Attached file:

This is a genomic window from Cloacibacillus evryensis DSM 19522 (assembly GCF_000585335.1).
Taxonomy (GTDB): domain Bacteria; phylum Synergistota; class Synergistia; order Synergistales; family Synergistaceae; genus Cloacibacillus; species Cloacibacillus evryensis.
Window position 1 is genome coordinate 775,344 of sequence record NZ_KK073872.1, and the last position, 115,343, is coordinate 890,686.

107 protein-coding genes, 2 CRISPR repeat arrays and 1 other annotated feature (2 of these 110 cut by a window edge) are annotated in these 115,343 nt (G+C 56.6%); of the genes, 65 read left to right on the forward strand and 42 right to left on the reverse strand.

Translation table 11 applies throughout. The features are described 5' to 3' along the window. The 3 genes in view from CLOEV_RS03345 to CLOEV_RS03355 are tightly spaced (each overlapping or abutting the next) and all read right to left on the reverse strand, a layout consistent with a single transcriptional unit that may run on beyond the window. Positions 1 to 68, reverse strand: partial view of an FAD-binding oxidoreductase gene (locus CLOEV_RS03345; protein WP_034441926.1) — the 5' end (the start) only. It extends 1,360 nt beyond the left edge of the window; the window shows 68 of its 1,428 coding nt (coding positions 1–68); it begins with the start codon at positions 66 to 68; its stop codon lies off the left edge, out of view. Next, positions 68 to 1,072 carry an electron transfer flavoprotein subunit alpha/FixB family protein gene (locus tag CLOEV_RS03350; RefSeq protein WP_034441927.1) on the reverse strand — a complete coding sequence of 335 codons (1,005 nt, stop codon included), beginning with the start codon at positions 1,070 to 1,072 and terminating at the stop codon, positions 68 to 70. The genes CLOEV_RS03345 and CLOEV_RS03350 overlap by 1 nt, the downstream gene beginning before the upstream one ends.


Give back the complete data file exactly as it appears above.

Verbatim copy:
This is a genomic window from Cloacibacillus evryensis DSM 19522 (assembly GCF_000585335.1).
Taxonomy (GTDB): domain Bacteria; phylum Synergistota; class Synergistia; order Synergistales; family Synergistaceae; genus Cloacibacillus; species Cloacibacillus evryensis.
Window position 1 is genome coordinate 775,344 of sequence record NZ_KK073872.1, and the last position, 115,343, is coordinate 890,686.

107 protein-coding genes, 2 CRISPR repeat arrays and 1 other annotated feature (2 of these 110 cut by a window edge) are annotated in these 115,343 nt (G+C 56.6%); of the genes, 65 read left to right on the forward strand and 42 right to left on the reverse strand.

Translation table 11 applies throughout. The features are described 5' to 3' along the window. The 3 genes in view from CLOEV_RS03345 to CLOEV_RS03355 are tightly spaced (each overlapping or abutting the next) and all read right to left on the reverse strand, a layout consistent with a single transcriptional unit that may run on beyond the window. Positions 1 to 68, reverse strand: partial view of an FAD-binding oxidoreductase gene (locus CLOEV_RS03345; protein WP_034441926.1) — the 5' end (the start) only. It extends 1,360 nt beyond the left edge of the window; the window shows 68 of its 1,428 coding nt (coding positions 1–68); it begins with the start codon at positions 66 to 68; its stop codon lies off the left edge, out of view. Next, positions 68 to 1,072 carry an electron transfer flavoprotein subunit alpha/FixB family protein gene (locus tag CLOEV_RS03350; RefSeq protein WP_034441927.1) on the reverse strand — a complete coding sequence of 335 codons (1,005 nt, stop codon included), beginning with the start codon at positions 1,070 to 1,072 and terminating at the stop codon, positions 68 to 70. The genes CLOEV_RS03345 and CLOEV_RS03350 overlap by 1 nt, the downstream gene beginning before the upstream one ends.